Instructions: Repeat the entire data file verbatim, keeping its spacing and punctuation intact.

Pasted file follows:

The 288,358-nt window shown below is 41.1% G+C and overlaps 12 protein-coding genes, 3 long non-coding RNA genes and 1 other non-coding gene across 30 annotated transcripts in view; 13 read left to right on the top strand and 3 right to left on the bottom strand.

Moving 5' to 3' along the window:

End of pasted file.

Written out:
The 288,358-nt window shown below is 41.1% G+C and overlaps 12 protein-coding genes, 3 long non-coding RNA genes and 1 other non-coding gene across 30 annotated transcripts in view; 13 read left to right on the top strand and 3 right to left on the bottom strand.

Moving 5' to 3' along the window: